Monday, February 15, 2010
Pen making is putting a wood sleeve on a brass cylinder, shaping it to your desire and pressing all the pen components together. The components are bought but the wood doesn’t have to be. There is a wide variety of pen style kits available for making pens. For example a slim line pen kit includes all the components you need to make a pen except the wood. I.e. The pen tip, the ink refill, the brass cylinders the wood fits over, the pen clip and top piece, and the mechanism that advances the ink tip.
The first wood I used to make pens were little pieces of scrap hardwood from my wood box. I used Walnut from a discarded chair, some wood from an old hammer handle. Some poplar from some scrap piece, Red oak from an old shovel handle. And to get a little creative I used some plywood from an old discarded sewing machine. Plywood was different back then, the width of the layers more uniform.
After awhile of making these I bought some blanks of Cocobolo and some of Purple Heart wood. You will never see a greater variety of wood types than when you are looking at a pen making supply catalog. The grains are beautiful, and not too expensive for the little pieces that go into the pens. Cocobolo is said to be one of the most popular types to use. It is a dark brown wood with contrasting tiger like stripes. More recently I took advantage of a yearly sale and bought some exotic woods in an assortment package from woodturningz website.
Copyright 2010 Thomas Paul Murphy
Tuesday, February 9, 2010
The hand turned and made pen with 24kt Gold finished components is executive style, kit model # PKCEO . The wood of this pen is from the same trees that were around in the time of Jesus Christ. The certificate of authenticity tells me so.
The swerves and contrasting colors in the wood of this pen turned round from square stock, and finished to 1200 grit, are truly beautiful. But wait, as I look at this pen, more closely and sharpen my focus what do I see? I see the distinctive head of a bird. A painter could not have drawn a better rendition.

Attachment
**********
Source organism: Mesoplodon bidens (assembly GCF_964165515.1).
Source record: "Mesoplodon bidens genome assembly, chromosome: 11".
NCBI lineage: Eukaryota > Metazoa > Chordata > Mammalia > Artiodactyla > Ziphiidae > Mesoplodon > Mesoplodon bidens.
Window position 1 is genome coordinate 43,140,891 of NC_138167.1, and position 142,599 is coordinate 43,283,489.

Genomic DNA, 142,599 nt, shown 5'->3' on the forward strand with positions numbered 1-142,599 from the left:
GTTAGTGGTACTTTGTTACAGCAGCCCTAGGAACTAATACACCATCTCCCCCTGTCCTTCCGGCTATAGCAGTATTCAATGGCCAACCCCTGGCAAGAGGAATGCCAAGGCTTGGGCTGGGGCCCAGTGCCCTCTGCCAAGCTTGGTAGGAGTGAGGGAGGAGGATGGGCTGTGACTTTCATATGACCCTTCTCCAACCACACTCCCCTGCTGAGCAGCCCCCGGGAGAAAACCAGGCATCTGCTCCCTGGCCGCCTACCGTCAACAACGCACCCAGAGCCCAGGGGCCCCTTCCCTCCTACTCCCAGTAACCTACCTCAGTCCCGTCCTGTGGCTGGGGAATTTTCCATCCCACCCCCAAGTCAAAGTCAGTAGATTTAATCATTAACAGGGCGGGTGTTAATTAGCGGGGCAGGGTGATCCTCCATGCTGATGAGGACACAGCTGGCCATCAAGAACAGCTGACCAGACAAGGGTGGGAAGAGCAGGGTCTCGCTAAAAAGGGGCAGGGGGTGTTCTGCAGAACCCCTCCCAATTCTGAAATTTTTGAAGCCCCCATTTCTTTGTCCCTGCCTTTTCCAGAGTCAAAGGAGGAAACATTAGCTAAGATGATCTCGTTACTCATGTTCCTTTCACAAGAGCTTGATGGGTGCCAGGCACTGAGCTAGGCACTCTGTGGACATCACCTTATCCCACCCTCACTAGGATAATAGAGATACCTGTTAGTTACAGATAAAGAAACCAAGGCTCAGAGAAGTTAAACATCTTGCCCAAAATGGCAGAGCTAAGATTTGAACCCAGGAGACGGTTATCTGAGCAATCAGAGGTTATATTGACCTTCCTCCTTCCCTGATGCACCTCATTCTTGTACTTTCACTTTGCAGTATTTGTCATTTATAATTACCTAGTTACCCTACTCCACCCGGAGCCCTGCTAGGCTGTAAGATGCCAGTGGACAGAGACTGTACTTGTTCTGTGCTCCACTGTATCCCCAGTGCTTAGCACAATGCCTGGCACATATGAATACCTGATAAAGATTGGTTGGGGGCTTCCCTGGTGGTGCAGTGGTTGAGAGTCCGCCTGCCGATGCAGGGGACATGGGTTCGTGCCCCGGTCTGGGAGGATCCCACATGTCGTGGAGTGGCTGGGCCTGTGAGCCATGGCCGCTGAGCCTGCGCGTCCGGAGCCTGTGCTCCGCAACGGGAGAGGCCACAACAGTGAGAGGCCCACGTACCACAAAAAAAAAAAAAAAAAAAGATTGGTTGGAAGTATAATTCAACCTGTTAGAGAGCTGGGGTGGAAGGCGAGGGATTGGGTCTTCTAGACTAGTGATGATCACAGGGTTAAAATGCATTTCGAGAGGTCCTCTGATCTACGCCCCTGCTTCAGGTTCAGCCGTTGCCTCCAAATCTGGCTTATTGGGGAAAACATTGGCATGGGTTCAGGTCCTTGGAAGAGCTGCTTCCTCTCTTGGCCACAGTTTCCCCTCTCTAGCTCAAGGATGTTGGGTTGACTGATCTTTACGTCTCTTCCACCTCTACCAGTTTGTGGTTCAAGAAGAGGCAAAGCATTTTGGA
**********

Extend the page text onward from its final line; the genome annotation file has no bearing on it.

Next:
The body of the bird stands erect the length of the pen like that of a penguin, midway down it even has breasts. The bird has more pronounced hunch-like shoulders than a penguin. After the piercing eye is a sharp beak with a distinctive upper and lower part. At the lower part of the drapery of grain the feet have distinctive talons. With the scene made of wood I am almost led to use my imagination to call this a Woodpecker, however the ominous bird is pecking at an impermeable double layer of grain that reverberates a bend back at him but does not break or yield.
Turning the pen further clockwise I see what the bird is pecking at. The head of a baby bird with a distinctively pronounced baby bird beak not as sharp as the one on the left comes into focus. It too has a dot for an eye.
To the right of the baby bird’s beak I see a tiny seed. Wait a minute that second bird could be an octopus or dolphin if I hold this pen on its side. No I will settle for a seed because of the lack of graphic details to support the assertion of otherwise. The seed is much closer to the baby bird’s beak that the baby bird is to the ominous giant pecking bird, makes the meal of seed seem attainable to me.
As I turn further clockwise I see a giant sword the length of the wood of the pen revealed. The pen is mightier than the sword I think. Because of the religious link to the wood I am brought to the phrase, “Do not think I have come to send piece upon the earth; I have come to bring a sword, not piece.” Matthew 10:34
The wood is part of a small assortment of exotic wood pieces I bought from the yearly sale at Woodturningz.com and the bottom line is that I plan on making more these storied pens of Bethlehem Olivewood, because I have eight more pieces of wood to do so with and after which I might buy more. This essay is meant more to rekindle the imagination of adults and an interest in woodworking more than anything else. I know for a fact that I am the only one ever to see image formations in the clouds of the heavens or in the grain of wood and I consider this pen priceless.
COPYRIGHT 2010 THOMAS PAUL MURPHY